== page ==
Choosing a bilge pump for your boat seems a simple enough task, doesn't it ?
However, many bilge pump makers publish performance figures for their products which are under ideal laboratory conditions.
When they are needed to perform in a boat that is taking water, the situation is often far from ideal !!
Manufacturers assume that the electrical supply is from a fully charged battery. Their figures are usually based on the output from the pump without any piping attached or any vertical height to be overcome, which in practice is obviously necessary to get the water discharged from the bottom of the bilge, to a height above the waterline.
A 50mm hole in a boat will admit 300 Litres per minute to your bilge. A combination of not having a fully charged battery and having to pump water from the bottom of the bilge to a hull discharge outlet 3 feet above, can reduce the stated performance of the pump by more than 50%.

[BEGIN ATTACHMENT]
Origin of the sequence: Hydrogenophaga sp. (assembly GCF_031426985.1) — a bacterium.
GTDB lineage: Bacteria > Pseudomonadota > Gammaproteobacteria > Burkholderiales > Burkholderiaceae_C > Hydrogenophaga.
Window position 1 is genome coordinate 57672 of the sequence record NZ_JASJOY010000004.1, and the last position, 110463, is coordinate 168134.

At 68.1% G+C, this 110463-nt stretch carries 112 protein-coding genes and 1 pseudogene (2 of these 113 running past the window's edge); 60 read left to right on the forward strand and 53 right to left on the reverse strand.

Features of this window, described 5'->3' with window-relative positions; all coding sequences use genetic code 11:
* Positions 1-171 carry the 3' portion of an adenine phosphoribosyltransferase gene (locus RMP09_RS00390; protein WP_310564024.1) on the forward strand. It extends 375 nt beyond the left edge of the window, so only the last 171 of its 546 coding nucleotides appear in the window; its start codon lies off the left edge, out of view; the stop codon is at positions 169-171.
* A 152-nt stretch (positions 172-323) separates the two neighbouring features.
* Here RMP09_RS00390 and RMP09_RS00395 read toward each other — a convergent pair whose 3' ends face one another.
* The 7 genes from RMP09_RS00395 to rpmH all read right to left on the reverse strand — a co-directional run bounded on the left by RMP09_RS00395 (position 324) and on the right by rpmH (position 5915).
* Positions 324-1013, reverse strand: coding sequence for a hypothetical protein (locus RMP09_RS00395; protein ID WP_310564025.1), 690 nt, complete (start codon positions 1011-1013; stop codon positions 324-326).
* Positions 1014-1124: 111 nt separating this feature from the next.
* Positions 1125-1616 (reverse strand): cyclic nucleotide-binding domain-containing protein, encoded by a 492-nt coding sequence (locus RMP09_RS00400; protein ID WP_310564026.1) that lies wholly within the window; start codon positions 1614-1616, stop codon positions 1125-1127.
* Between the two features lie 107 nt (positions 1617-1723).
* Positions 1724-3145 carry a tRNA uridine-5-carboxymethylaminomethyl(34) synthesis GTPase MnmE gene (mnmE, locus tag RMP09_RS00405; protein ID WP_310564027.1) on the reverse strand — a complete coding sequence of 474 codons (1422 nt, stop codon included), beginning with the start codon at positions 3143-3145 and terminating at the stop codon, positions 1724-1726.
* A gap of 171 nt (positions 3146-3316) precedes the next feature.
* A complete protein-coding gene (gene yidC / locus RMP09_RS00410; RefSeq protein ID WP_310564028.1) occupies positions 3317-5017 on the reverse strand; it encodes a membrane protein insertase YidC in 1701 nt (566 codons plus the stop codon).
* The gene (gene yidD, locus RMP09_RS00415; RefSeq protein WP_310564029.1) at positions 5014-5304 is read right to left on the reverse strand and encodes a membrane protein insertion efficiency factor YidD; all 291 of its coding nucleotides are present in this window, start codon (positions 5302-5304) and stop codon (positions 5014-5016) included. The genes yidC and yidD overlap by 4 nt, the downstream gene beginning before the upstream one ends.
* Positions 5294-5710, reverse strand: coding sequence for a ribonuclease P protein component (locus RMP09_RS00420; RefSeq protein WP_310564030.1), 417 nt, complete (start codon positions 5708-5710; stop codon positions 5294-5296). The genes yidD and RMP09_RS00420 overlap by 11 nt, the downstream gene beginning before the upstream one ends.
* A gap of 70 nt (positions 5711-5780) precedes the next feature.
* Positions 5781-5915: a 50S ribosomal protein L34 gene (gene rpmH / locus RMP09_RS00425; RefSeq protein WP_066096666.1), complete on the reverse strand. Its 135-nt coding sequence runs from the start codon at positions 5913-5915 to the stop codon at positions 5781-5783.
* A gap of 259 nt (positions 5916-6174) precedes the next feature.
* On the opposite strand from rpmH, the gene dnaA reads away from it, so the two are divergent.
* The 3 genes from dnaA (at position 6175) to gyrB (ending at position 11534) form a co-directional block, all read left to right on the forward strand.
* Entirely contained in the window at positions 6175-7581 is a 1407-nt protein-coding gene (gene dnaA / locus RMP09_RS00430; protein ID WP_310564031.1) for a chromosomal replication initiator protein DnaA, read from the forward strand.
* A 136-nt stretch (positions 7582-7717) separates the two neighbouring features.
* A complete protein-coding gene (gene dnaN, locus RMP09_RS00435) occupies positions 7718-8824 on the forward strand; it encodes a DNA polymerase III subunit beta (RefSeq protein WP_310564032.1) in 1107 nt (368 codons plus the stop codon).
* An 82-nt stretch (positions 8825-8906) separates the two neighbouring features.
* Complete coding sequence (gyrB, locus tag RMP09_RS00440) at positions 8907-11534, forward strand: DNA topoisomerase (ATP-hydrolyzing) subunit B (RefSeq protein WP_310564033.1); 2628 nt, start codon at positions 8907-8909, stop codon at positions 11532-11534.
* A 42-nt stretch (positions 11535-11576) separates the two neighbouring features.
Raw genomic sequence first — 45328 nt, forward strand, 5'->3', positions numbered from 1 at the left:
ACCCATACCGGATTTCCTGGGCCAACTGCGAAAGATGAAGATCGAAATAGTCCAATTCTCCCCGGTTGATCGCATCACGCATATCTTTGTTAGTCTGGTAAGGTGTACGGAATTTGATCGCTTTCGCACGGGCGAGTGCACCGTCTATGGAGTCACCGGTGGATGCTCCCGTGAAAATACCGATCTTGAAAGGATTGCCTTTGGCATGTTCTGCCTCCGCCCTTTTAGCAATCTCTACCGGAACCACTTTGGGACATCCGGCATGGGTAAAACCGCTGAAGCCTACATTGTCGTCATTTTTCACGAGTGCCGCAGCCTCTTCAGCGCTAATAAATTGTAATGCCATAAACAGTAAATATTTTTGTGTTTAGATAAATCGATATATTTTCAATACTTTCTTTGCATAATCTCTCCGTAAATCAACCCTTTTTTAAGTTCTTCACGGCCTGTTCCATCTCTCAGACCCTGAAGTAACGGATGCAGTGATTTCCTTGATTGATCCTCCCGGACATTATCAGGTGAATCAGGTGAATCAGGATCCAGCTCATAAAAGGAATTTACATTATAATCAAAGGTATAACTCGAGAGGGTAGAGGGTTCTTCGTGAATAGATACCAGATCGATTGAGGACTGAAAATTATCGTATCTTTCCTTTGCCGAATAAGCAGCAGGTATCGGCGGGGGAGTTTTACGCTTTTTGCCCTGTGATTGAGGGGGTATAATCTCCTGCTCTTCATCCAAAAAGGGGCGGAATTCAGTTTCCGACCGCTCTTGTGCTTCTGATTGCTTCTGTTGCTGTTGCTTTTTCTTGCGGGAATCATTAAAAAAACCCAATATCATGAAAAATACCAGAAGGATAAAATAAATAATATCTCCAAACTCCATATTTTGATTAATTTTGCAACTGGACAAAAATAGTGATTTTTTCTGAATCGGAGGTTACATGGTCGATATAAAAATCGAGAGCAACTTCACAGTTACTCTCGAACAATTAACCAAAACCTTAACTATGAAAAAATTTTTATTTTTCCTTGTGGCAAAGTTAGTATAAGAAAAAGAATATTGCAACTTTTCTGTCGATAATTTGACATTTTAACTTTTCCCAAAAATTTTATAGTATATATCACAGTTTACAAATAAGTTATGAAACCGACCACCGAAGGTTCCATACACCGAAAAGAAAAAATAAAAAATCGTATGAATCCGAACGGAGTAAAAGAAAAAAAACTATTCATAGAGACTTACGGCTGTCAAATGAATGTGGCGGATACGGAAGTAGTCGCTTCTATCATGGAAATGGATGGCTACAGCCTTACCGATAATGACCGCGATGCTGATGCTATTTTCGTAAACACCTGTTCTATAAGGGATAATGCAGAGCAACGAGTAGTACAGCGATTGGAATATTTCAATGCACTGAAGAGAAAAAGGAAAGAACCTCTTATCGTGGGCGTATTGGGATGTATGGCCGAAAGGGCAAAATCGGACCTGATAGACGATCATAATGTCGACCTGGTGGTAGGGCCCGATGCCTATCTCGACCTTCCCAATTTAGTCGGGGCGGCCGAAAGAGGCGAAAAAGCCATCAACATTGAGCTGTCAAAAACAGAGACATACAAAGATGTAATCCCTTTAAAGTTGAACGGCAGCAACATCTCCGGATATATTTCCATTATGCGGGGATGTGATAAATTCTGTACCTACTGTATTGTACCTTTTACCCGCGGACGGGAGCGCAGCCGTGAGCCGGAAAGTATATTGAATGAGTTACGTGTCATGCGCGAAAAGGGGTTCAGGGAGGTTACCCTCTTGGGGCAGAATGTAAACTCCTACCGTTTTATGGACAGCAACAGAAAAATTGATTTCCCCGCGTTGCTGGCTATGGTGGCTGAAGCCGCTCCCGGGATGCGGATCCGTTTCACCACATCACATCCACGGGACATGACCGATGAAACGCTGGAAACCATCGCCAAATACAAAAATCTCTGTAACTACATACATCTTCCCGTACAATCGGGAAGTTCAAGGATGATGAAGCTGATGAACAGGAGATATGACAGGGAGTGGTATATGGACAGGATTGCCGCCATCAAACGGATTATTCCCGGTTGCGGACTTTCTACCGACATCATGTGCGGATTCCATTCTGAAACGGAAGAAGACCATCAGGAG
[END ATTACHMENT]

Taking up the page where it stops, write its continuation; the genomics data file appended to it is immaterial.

It is also crucial that the discharge pipe diameter is no smaller than the pump outlet diameter and avoid the use of corrugated piping.
Smaller piping and bends or corrugations in the pipe wall can impede water flow and down-rate their performance further.
Many faults on bilge pumps can be attributed to their electrical installation.
Ensure that tinned wiring is used, with a correctly sized cross sectional area.
Ensure that the fuse size is correct to allow for increases in current caused by start-up and partial blockages - if in doubt follow the manufacturers instructions.
Ensure that the cable that comes with the bilge pump (usually moulded into the casing) is connected to the boats wiring, above the waterline and using a watertight junction box with ring terminals or adhesive lined crimp terminals. Avoid the use of terminal strips as these can corrode in the damp environment.
At a low voltage like 12V, it doesn't take much in the way of corrosion or a bad connection to create a high resistance joint, which will affect the performance of your bilge pump and its ability to clear your bilge.
Most bilge pumps on smaller boats are the submersible centrifugal type. The better ones use ball bearings to allow them to run longer than the budget ones.
Finally, always fit a riser loop above the discharge point, to prevent water flowing back.